Conferencias plenarias

Inflammation: biomarkers and impact of nutrition

Philip Calder

University of Southampton, Southampton, Reino Unido

Inflammation is a normal process and there are a number of cells and mediators involved. These markers are involved in, or are produced as a result of, the inflammatory process irrespective of its trigger and its location and are common to all inflammatory situations. Exaggerated or uncontrolled inflammation is a feature of many common conditions. The level of the on-going inflammation may vary: some conditions are characterised by continuous or intermittent high grade inflammation that is directly linked to pathological changes. Other conditions include a low grade inflammatory component that is less clearly linked to pathology, but seems to be important nevertheless. Since obesity and many other lifestyle related diseases of ageing have such a low grade inflammatory component there is much interest in monitoring low grade inflammation. Such monitoring requires valid biomarkers. Currently, there is no consensus as to which markers of inflammation best represent low-grade inflammation or differentiate between acute and chronic inflammation or between the various phases of inflammatory responses. There are a number of modifying factors that affect the concentration of an inflammatory marker at a given time, including age, diet and body fatness, among others. Measuring the concentration of inflammatory markers in the bloodstream under basal conditions is probably less informative compared with data related to the concentration change in response to a challenge. A number of inflammatory challenges have been described. However, many of these challenges are poorly standardised. Patterns and clusters may be important as robust biomarkers of inflammation. Therefore, it is likely that a combination of multiple inflammatory markers and integrated readouts based upon kinetic analysis following defined challenges will be the most informative biomarker of inflammation. Many foods and food constituents (both nutrients and non-nutrients) affect inflammation. They may act as inflammatory triggers or as modulators (up- or down-regulation) of the response triggered by other factors. Healthy eating patterns are associated with lower circulating concentrations of inflammatory markers. Among the components of a healthy diet, whole grains, vegetables and fruits, and fish are all associated with lower inflammation. Saturated fatty acids and trans monounsaturated fatty acids are pro-inflammatory, while polyunsaturated fatty acids (PUFAs), especially long chain n-3 PUFAs are antiinflammatory. Hyperglycaemia induces both post-prandial and chronic low grade inflammation. Vitamin C, vitamin E and carotenoids decrease the circulating concentrations of inflammatory markers.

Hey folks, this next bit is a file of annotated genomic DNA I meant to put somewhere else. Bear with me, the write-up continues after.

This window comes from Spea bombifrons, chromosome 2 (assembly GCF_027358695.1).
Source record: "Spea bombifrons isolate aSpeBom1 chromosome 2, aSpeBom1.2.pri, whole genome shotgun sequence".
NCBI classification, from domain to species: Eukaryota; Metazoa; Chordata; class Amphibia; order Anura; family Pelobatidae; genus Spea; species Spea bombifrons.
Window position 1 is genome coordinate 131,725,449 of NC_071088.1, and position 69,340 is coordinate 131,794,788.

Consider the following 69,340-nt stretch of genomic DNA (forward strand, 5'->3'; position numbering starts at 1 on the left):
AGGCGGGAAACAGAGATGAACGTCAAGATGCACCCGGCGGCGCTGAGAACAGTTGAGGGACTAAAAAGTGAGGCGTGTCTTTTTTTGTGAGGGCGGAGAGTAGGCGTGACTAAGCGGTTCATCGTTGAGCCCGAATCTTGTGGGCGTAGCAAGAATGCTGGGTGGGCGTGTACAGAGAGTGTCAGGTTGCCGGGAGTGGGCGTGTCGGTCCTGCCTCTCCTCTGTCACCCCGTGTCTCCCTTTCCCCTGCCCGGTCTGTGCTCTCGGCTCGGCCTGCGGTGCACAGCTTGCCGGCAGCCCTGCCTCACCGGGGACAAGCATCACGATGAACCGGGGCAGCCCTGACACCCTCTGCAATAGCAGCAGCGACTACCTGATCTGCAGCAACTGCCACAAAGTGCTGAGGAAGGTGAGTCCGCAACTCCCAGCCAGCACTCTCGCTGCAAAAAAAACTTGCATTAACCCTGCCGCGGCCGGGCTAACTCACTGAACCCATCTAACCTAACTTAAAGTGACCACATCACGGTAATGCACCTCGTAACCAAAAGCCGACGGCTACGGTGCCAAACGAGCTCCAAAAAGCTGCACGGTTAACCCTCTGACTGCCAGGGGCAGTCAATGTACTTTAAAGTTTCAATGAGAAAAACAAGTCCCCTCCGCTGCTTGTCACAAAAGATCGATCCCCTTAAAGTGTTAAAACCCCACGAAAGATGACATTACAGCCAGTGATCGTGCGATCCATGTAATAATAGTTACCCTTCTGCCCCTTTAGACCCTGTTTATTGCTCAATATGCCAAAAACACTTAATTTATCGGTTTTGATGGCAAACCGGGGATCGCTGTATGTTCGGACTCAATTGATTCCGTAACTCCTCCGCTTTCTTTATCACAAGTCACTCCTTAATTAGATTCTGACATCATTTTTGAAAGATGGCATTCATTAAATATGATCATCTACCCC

Referencias: Calder PC, Albers R, Antoine JM, Blum S, Bourdet-Sicard R, Ferns GA, Folkerts G, Friedmann PS, Frost GS, Guarner F, Løvik M, Macfarlane S, Meyer PD, M’Rabet L, Serafini M, van Eden W, van Loo J, Vas Dias W, Vidry S, Winklhofer-Roob BM & Zhao J (2009) Inflammatory disease processes and interactions with nutrition. British Journal of Nutrition 101, S1-S45. Calder PC, Ahluwalia N, Brouns F, Buetler T, Clement K, Cunningham K, Esposito K, Jonsson LS, Kolb H, Lansink M, Marcos A, Margioris A, Matusheski N, Nordmann H, O’Brien J, Pugliese G, Rizkalla S, Schalkwijk C, Tuomilehto J, Warnberg J, Watzl B & Winklhofer-Roob BM (2011) Dietary factors and low-grade inflammation in relation to overweight and obesity. British Journal of Nutrition 106 (Suppl. 3), S5-S78. Calder PC, Ahluwalia N, Albers R, Bosco N, Bourdet-Sicard R, Haller D, Holgate ST, Jonsson LS, Latulippe ME, Marcos A, Moreines J, M’Rini C, Muller M, Pawelec G, van Neerven RJJ, Watzl B & Zhao J (2013) A consideration of biomarkers to be used for evaluation of inflammation in human nutritional studies. British Journal of Nutrition 109 (Suppl. 1), S1-S34.